Why officials say Wilton’s new emergency communications system will cost more

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WILTON — The nearly $1 million federal grant the city received may cover less than expected for the emergency communications project, officials said.

First coach Lynne Vanderslice said the city was still talking to Motorola about replacing the system, but the estimates were higher than originally expected.

“We have not finalized the cost of the system,” Vanderslice said Thursday, a day after holding a press conference to announce the acquisition of the $983,000 grant.

By the end of 2021, the city predicted the cost would range from $3.7 million to $4.2 million for replace your emergency radio system. These estimates came before the bidding process.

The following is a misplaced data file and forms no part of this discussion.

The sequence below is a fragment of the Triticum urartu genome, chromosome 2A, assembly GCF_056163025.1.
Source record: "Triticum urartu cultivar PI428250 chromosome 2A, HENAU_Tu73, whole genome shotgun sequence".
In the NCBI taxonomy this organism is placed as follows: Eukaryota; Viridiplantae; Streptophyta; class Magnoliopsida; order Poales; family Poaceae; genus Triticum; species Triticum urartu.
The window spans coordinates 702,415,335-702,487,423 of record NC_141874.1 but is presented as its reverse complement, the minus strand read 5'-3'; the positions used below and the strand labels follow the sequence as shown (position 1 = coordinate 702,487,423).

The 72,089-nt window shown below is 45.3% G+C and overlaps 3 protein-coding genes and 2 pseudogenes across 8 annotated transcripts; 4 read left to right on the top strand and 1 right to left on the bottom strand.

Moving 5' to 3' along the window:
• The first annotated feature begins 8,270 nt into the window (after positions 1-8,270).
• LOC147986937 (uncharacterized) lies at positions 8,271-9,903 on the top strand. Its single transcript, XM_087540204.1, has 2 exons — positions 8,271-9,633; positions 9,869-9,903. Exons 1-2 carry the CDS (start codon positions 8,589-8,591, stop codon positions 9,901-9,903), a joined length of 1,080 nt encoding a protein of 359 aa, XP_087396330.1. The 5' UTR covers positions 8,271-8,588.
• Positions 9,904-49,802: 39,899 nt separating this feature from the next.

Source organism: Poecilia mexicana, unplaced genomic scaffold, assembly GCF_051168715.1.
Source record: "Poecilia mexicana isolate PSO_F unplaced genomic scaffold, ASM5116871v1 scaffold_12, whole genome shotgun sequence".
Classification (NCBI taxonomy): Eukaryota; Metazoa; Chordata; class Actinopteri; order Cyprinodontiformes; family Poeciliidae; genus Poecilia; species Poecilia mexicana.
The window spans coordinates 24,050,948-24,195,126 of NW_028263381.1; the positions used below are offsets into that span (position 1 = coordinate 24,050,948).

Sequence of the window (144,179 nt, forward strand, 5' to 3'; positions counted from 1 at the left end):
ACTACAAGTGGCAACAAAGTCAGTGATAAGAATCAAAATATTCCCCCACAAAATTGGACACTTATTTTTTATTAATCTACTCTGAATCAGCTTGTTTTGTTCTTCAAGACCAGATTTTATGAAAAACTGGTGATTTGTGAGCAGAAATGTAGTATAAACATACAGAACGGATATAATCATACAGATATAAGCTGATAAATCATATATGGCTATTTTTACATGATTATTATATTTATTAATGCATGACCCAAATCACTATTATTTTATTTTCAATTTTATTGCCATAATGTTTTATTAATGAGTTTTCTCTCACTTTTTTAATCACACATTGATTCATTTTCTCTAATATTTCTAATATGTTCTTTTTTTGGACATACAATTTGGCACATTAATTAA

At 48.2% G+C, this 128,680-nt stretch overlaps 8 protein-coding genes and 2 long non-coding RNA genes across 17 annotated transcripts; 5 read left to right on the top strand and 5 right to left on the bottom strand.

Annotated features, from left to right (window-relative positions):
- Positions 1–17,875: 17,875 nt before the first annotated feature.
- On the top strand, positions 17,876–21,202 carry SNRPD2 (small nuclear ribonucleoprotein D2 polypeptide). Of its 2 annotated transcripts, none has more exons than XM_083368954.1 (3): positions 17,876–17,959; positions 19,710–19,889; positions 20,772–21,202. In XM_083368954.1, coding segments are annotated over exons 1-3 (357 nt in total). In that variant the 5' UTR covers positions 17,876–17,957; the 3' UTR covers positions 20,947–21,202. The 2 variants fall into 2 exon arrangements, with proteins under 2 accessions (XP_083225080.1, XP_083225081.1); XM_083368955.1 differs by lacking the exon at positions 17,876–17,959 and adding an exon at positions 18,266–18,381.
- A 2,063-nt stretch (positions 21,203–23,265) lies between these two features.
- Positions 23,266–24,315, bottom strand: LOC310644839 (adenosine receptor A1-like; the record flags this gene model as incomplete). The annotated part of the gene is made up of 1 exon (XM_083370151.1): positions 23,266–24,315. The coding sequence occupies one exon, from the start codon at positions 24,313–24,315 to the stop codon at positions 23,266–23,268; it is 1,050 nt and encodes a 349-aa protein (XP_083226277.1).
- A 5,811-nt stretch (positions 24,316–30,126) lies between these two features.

Vanderslice said on Thursday the supply “was higher than expected, due to the additional equipment needed and price increases in the current inflationary environment.”

She said city officials “continue to expect the grant to cover more than 20%, but less than 25%” of the total cost of the project. The exact percentage will be known once the offer is finalized, Vanderslice said.

The project would cost between $3.9-4.9 million based on Vanderslice’s comments that the $983,000 is 20-25% of the total. Vanderslice, however, declined to confirm the expected total cost.

The city made the decision to “lean” on the state police department system rather than build a stand-alone network.

Wilton Police Captain Thomas Conlan previously said the initial build price for the state option was higher, but annual maintenance for a stand-alone system would be more expensive in the long run.

The current emergency communications system has been deemed “end of life” by many officers and municipal officials. It was first implemented in 2002 and was built to last between 15 and 20 years.


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